Fashion Unzipped podcast: How social media is impacting the body image of a generation

Social media can be an inspiring place. Where did we discover new brands, styling tips and travel recommendations before Instagram? Now there is a whole world of advice and insider knowledge available for free with a scroll of the thumb. But there are downsides to everything, and when it comes to Instagram, the impact it can have on our own body image is one of the biggest. 

Katherine Ormerod, influencer and author of the book Why Social Media is Ruining Your Life, and Alex Light, body confidence influencer, join host Charlie Gowans-Eglinton in the recording studio.

Subscribe to the podcast and hear past episodes on Apple Podcasts or at unzipped.podcast.telegraph.co.uk, or play the video at the top of this page to listen right now.

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Alex Light

Journalist and influencer Light may preach body confidence on her Instagram page, but her own was hard fought. Having struggled with an eating disorder, she now uses her platform to promote anti-diet body acceptance, often sharing her own spin on the usual weightloss before and after pictures - Light's show her at her lower, unwell weight alongside her current healthy, well weight. 

In the episode, she speaks about recovery, dealing with trolls, and why she sees herself as an ally of the body-positivity movement, not a leader of it. 

Katherine Ormerod 

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Ok, SERIOUS CAPTION alert...Of all the potentially -ve sides of social media, it’s the impact on our body image that cuts deepest. Over the past month I’ve lost nearly a stone which I didn’t have to lose. It’s been gnarly and definitely not aspirational. But I’ve received several messages which have really disturbed me. Aside from at least 20 people asking if I can give them my bug (haha😐), I’ve also been told my figure now looks ‘perfect’. That ‘parasites have never looked so good.’ That I look like I’ve had a makeover. These are messages from people who know I’ve been ill, but believe I look better sick bc perspectives are so warped that thinness at any cost is seen as worth it. I genuinely appreciate when anyone messages me... but if I still had any inkling of an eating issue I would now be lying in bed at night thinking...how the F do I keep this weight off because, clearly, I look better now...I must have been gross before. In the past 15 months you’ve now seen me lose 50lbs - albeit 10lbs was a second human. I’ve gone from a 36G to a 30A. We live in a new world where we can watch hundreds of other women’s bodies ebb and flow through sickness, health & pregnancy from the comfort of our screens & we all need to think seriously about how we talk about that. I completely don’t have all the answers and have doubtless made mistakes myself, but just in case anyone is looking at me and thinking wow, she looks great, I just want to put it in context: the only other times I’ve been this thin were when my husband left me & when I was in my teens with an eating disorder. It’s not in any way ‘lucky’. Being underweight more often than not means being heartbroken (‘heartbreak diet’), feeling miserable or depleted. Speaking of our thinnest moments wistfully (that summer when I fit into my thin jeans!) or congratulating each other about it are things we have the power to change. It’s up to us to make the new rules & I really hope we can create a better conversation PS: as soon I can, I’ll be back on the burrata and vino, because contrary to legend, they really do taste better than skinny feels. Also for the record, I thought I looked pretty good before.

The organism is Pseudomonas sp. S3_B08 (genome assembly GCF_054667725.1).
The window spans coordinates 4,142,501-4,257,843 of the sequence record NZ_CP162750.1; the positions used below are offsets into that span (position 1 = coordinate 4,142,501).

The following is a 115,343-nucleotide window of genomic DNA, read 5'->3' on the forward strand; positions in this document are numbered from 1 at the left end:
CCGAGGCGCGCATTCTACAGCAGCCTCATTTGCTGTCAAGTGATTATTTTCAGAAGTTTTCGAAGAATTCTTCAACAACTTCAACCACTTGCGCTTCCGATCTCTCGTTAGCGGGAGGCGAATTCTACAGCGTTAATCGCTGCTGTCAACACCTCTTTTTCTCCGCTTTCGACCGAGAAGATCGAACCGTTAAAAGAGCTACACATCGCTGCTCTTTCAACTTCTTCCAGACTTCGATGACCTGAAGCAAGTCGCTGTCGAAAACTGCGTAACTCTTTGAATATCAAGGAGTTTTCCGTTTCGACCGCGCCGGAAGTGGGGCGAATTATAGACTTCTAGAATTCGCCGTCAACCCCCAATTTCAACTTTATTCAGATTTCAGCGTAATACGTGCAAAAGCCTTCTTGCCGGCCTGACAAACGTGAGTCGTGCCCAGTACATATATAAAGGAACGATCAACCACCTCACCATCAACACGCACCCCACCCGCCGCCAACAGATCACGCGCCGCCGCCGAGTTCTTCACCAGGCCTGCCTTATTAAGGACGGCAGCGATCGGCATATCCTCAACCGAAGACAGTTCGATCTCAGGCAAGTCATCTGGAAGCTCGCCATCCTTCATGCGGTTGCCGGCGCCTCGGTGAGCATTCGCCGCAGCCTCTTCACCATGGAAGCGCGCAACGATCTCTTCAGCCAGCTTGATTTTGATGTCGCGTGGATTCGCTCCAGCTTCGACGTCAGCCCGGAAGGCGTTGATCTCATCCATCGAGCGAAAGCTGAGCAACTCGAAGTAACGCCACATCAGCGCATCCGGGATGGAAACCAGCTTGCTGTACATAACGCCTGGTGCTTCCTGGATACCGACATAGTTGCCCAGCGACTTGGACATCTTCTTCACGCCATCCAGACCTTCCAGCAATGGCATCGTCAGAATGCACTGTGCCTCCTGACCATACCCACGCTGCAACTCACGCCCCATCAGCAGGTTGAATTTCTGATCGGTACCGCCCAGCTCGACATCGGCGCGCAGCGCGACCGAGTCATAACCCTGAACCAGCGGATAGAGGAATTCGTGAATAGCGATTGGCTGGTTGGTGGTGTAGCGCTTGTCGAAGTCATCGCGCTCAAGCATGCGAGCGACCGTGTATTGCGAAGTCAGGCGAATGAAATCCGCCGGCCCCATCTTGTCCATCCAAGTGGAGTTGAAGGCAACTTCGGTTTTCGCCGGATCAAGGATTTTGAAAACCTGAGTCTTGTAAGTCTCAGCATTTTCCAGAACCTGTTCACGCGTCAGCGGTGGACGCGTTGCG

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Having penned the book Why Social Media is Ruining Your Life, you might imagine that Ormerod would be avowedly anti-apps. Instead, she shares advice for finding a balanced way to use social media platforms without negatively impacting your own sense of worth or body image. For her, the engaged communities that Instagram has helped her to find - like the digi-clique she found when she became a new mother, and was searching for advice and support from women at a similar life stage - are worth persevering for. 

In the episode, she talks about her relationship with social media, and her reaction to potentially damaging comments on how she looked after she recently (and inadvertently) lost weight due to illness. 

To listen to the full episode, click here or search 'Fashion Unzipped' wherever you normally get your podcasts.

Send us your feedback and fashion questions at [email protected], and check back soon for a new episode. Happy listening!